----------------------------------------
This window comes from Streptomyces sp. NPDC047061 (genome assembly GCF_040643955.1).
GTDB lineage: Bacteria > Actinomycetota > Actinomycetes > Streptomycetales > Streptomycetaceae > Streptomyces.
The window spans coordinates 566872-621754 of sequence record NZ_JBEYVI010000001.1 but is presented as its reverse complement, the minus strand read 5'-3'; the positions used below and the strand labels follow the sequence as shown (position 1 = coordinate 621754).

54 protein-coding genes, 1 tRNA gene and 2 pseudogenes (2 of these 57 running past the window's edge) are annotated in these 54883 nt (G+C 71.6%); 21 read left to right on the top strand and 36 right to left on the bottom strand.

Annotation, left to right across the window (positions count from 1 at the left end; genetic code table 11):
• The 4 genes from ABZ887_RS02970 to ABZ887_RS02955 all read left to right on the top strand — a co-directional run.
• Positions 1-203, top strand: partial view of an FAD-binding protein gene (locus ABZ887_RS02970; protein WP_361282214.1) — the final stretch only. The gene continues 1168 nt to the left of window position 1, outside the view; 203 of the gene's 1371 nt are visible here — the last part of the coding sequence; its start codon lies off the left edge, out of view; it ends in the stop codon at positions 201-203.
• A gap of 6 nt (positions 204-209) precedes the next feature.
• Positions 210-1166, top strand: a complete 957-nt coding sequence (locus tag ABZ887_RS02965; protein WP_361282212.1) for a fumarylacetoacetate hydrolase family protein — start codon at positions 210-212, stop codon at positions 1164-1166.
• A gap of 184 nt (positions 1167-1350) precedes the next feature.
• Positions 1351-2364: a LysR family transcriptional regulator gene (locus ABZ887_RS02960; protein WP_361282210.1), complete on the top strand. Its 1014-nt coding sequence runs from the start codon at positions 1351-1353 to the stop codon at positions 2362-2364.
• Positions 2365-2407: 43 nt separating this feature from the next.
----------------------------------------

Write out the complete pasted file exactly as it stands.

This window comes from Streptomyces sp. NPDC047061 (genome assembly GCF_040643955.1).
GTDB lineage: Bacteria > Actinomycetota > Actinomycetes > Streptomycetales > Streptomycetaceae > Streptomyces.
The window spans coordinates 566872-621754 of sequence record NZ_JBEYVI010000001.1 but is presented as its reverse complement, the minus strand read 5'-3'; the positions used below and the strand labels follow the sequence as shown (position 1 = coordinate 621754).

54 protein-coding genes, 1 tRNA gene and 2 pseudogenes (2 of these 57 running past the window's edge) are annotated in these 54883 nt (G+C 71.6%); 21 read left to right on the top strand and 36 right to left on the bottom strand.

Annotation, left to right across the window (positions count from 1 at the left end; genetic code table 11):
• The 4 genes from ABZ887_RS02970 to ABZ887_RS02955 all read left to right on the top strand — a co-directional run.
• Positions 1-203, top strand: partial view of an FAD-binding protein gene (locus ABZ887_RS02970; protein WP_361282214.1) — the final stretch only. The gene continues 1168 nt to the left of window position 1, outside the view; 203 of the gene's 1371 nt are visible here — the last part of the coding sequence; its start codon lies off the left edge, out of view; it ends in the stop codon at positions 201-203.
• A gap of 6 nt (positions 204-209) precedes the next feature.
• Positions 210-1166, top strand: a complete 957-nt coding sequence (locus tag ABZ887_RS02965; protein WP_361282212.1) for a fumarylacetoacetate hydrolase family protein — start codon at positions 210-212, stop codon at positions 1164-1166.
• A gap of 184 nt (positions 1167-1350) precedes the next feature.
• Positions 1351-2364: a LysR family transcriptional regulator gene (locus ABZ887_RS02960; protein WP_361282210.1), complete on the top strand. Its 1014-nt coding sequence runs from the start codon at positions 1351-1353 to the stop codon at positions 2362-2364.
• Positions 2365-2407: 43 nt separating this feature from the next.